2nd Trimester | Fit Pregnancy

2nd Trimester

Linzer Cookies

Related:  6 Recipes for Healthier Cookies

Mocha Meringues

Related:  6 Recipes for Healthier Cookies

Cheddar and Chive Mini-Quiches

These adorable little “quiches” (really more like crust-less frittatas) are equally delicious cold, room temperature, or warmed! Perfect for an on-the-go breakfast or a protein snack, they can also be gussied up with fancier fillings--like gruyere, asparagus or bacon--and served at brunch parties.  The recipe doubles easily and also freezes exceptionally well—just warm the quiches a bit after freezing to eliminate any “freezer” taste. 

The Workout That Makes Your Baby Smarter

You know that exercising during pregnancy manages your mood, dials down discomfort, and reduces your risk of gestational diabetes. But it might also help your baby’s brain develop faster, according to new findings presented recently in San Diego at the annual meeting of the Society for Neuroscience.

Squash, Chicken and Kale Pizza

A winter squash spread replaces tomato sauce and packs vitamin A to help boost your immune system during pregnancy. Kale adds vitamin C, which aids in the development of your baby’s brain. Related: Your Guide to Healthier Pizza (3 More Recipes)

Rock-n-Roll Names for Baby Boys

While you may really like traditional (and popular) baby boy names like Jacob and Michael, you’d really prefer to bestow a name that is a bit more unique, and something that suits your own personal sense of style.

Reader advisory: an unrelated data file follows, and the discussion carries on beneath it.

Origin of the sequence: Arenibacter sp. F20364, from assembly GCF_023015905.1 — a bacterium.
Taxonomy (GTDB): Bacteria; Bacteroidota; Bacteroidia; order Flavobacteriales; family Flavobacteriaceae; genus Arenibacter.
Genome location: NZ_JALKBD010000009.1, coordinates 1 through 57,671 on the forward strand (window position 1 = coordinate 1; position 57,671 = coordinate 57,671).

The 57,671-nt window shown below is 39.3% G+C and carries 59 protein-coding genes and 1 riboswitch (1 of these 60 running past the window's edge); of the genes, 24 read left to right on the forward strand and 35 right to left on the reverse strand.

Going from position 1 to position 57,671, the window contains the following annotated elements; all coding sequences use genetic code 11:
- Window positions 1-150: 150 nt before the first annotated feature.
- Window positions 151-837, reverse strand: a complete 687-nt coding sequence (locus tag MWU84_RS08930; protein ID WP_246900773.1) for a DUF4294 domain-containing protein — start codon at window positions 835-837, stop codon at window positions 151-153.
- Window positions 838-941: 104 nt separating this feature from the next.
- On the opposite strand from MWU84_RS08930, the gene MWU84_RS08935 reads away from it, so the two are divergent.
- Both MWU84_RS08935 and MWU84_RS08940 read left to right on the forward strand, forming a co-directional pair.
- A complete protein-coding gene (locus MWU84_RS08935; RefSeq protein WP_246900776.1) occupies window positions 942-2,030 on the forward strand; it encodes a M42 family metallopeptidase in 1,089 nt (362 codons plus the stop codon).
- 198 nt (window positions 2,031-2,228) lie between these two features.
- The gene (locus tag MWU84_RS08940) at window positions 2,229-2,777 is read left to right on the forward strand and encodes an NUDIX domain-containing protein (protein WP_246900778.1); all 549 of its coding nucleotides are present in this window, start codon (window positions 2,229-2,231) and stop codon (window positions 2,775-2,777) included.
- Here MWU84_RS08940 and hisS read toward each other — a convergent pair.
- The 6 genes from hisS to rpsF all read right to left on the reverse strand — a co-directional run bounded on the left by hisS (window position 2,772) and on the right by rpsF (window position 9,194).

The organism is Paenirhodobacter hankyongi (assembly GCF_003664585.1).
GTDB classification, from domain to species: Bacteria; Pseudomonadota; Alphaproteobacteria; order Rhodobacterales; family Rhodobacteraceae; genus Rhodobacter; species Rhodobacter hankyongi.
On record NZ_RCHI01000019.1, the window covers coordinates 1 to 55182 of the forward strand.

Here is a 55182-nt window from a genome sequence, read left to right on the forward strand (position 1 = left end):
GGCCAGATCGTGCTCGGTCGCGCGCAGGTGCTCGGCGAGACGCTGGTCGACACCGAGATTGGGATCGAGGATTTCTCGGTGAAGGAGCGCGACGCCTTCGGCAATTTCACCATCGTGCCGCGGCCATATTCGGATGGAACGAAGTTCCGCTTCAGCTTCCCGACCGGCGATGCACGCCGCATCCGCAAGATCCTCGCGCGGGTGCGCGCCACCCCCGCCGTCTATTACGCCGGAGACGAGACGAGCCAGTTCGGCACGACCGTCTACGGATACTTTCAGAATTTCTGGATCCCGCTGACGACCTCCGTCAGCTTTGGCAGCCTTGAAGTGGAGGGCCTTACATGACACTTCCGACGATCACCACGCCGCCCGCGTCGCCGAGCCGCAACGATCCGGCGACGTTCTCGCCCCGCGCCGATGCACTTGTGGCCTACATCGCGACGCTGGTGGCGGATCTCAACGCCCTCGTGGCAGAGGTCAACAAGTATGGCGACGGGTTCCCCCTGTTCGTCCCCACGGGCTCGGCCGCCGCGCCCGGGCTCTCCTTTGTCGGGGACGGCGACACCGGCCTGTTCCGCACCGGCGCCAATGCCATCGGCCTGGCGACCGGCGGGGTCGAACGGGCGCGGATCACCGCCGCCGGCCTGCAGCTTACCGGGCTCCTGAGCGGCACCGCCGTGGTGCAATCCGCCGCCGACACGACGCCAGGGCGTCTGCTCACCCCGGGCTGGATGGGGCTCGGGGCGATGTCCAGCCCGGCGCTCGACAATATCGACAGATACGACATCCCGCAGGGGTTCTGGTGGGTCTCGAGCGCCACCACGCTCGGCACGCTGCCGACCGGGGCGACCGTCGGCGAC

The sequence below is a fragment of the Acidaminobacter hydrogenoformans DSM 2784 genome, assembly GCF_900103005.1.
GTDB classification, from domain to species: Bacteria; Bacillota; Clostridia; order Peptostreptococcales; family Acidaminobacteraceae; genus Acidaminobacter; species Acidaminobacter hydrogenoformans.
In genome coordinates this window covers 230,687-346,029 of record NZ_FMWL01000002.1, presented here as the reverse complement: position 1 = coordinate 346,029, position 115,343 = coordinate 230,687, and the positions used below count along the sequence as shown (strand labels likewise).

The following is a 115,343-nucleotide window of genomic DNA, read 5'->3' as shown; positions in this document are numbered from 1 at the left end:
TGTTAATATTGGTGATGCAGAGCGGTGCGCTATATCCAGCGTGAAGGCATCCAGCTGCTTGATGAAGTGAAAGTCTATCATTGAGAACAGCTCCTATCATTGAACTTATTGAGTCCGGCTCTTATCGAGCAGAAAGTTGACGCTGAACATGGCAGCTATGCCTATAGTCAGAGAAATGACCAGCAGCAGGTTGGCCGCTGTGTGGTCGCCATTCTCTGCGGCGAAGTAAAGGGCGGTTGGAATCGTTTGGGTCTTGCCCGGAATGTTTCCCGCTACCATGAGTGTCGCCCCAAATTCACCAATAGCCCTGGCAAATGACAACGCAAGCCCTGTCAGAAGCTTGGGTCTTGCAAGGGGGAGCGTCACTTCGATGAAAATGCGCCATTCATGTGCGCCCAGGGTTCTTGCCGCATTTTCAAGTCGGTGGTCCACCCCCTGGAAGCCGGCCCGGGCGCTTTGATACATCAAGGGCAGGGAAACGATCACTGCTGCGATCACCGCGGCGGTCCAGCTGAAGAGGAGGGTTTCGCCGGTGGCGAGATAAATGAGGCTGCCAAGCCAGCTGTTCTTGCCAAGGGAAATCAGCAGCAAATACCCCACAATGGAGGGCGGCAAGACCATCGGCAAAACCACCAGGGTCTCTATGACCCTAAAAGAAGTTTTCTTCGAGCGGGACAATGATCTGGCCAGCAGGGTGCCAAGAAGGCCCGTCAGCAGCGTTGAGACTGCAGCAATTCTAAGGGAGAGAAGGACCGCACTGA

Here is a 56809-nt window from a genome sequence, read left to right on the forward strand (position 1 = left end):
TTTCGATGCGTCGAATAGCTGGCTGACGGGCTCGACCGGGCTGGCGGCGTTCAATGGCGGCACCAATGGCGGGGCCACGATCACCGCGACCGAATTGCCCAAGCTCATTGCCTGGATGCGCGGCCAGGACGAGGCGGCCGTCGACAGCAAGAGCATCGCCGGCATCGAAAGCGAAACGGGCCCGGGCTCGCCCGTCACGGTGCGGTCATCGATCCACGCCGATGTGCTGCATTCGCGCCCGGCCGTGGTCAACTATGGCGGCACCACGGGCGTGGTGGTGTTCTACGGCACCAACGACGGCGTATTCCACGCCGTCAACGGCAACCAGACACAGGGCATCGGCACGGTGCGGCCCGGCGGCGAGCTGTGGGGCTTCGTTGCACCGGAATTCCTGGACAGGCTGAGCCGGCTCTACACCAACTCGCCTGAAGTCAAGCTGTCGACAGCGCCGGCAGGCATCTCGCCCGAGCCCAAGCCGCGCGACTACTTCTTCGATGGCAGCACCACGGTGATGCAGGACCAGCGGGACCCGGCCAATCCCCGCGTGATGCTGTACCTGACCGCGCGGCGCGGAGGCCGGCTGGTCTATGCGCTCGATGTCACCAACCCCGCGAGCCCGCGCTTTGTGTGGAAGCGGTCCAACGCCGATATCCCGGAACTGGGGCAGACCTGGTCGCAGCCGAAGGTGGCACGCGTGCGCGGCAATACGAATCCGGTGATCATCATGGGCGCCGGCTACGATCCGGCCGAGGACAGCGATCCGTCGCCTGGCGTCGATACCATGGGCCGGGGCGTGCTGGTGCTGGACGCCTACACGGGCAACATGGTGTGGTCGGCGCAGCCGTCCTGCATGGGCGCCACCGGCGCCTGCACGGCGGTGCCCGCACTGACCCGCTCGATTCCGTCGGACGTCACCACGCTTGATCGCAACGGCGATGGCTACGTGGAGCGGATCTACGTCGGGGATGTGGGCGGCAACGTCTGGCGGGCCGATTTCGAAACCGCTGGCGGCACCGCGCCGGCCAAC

More Ways You Could be Using Greek Yogurt

Some foods are so flexible and multi-purpose they’re perfect to keep on hand every day. But “staple” is almost too small a word for the amazing versatility that is Greek yogurt. For starters, there’s the creamy texture and rich taste.

Greek yogurt is also a pre- and postnatal nutrition slam dunk: The low-fat variety clocks in at 170 calories, 23 grams of protein and a whopping 25% of most women’s daily calcium requirements for one cup. 

Quinoa Edamame Salad

The amino acids in protein are the building blocks of all of your and your baby’s cells. It’s especially important to get enough of the macronutrient in the second and third trimesters. In fact, not consuming enough protein in your final two trimesters could increase the risk for low birth weight, which can put your baby at greater risk for high blood pressure, diabetes and heart disease later in life. Great sources of protein include: edamame, meat, poultry, legumes (beans and peas), tofu, eggs, nuts and seeds, milk, Greek yogurt, and the versatile grain used in this recipe--quinoa.

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